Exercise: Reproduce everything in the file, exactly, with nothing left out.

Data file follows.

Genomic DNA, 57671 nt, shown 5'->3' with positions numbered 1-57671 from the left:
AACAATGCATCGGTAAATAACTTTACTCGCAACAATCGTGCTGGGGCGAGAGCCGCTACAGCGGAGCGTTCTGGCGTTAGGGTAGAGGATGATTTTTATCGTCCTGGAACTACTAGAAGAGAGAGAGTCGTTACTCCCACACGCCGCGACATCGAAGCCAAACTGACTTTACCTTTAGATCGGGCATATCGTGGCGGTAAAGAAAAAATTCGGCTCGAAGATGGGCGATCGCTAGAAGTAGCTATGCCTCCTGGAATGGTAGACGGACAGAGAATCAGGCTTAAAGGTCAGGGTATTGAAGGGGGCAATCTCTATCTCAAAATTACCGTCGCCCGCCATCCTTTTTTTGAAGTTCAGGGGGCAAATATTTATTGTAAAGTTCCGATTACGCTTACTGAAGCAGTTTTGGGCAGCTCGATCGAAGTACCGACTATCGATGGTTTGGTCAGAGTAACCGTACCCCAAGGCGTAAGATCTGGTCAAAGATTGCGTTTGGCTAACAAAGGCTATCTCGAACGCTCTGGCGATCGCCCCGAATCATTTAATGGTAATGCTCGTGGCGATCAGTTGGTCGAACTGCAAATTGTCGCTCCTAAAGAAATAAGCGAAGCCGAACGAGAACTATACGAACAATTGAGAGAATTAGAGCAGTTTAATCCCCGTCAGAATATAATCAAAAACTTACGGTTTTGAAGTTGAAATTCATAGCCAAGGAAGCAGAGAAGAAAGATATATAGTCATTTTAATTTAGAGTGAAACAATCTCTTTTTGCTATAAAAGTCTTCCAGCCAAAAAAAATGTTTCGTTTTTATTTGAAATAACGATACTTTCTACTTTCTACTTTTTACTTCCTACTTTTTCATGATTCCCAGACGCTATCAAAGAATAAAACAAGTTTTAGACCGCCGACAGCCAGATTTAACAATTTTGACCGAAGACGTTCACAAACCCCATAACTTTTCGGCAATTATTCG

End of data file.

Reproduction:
Genomic DNA, 57671 nt, shown 5'->3' with positions numbered 1-57671 from the left:
AACAATGCATCGGTAAATAACTTTACTCGCAACAATCGTGCTGGGGCGAGAGCCGCTACAGCGGAGCGTTCTGGCGTTAGGGTAGAGGATGATTTTTATCGTCCTGGAACTACTAGAAGAGAGAGAGTCGTTACTCCCACACGCCGCGACATCGAAGCCAAACTGACTTTACCTTTAGATCGGGCATATCGTGGCGGTAAAGAAAAAATTCGGCTCGAAGATGGGCGATCGCTAGAAGTAGCTATGCCTCCTGGAATGGTAGACGGACAGAGAATCAGGCTTAAAGGTCAGGGTATTGAAGGGGGCAATCTCTATCTCAAAATTACCGTCGCCCGCCATCCTTTTTTTGAAGTTCAGGGGGCAAATATTTATTGTAAAGTTCCGATTACGCTTACTGAAGCAGTTTTGGGCAGCTCGATCGAAGTACCGACTATCGATGGTTTGGTCAGAGTAACCGTACCCCAAGGCGTAAGATCTGGTCAAAGATTGCGTTTGGCTAACAAAGGCTATCTCGAACGCTCTGGCGATCGCCCCGAATCATTTAATGGTAATGCTCGTGGCGATCAGTTGGTCGAACTGCAAATTGTCGCTCCTAAAGAAATAAGCGAAGCCGAACGAGAACTATACGAACAATTGAGAGAATTAGAGCAGTTTAATCCCCGTCAGAATATAATCAAAAACTTACGGTTTTGAAGTTGAAATTCATAGCCAAGGAAGCAGAGAAGAAAGATATATAGTCATTTTAATTTAGAGTGAAACAATCTCTTTTTGCTATAAAAGTCTTCCAGCCAAAAAAAATGTTTCGTTTTTATTTGAAATAACGATACTTTCTACTTTCTACTTTTTACTTCCTACTTTTTCATGATTCCCAGACGCTATCAAAGAATAAAACAAGTTTTAGACCGCCGACAGCCAGATTTAACAATTTTGACCGAAGACGTTCACAAACCCCATAACTTTTCGGCAATTATTCG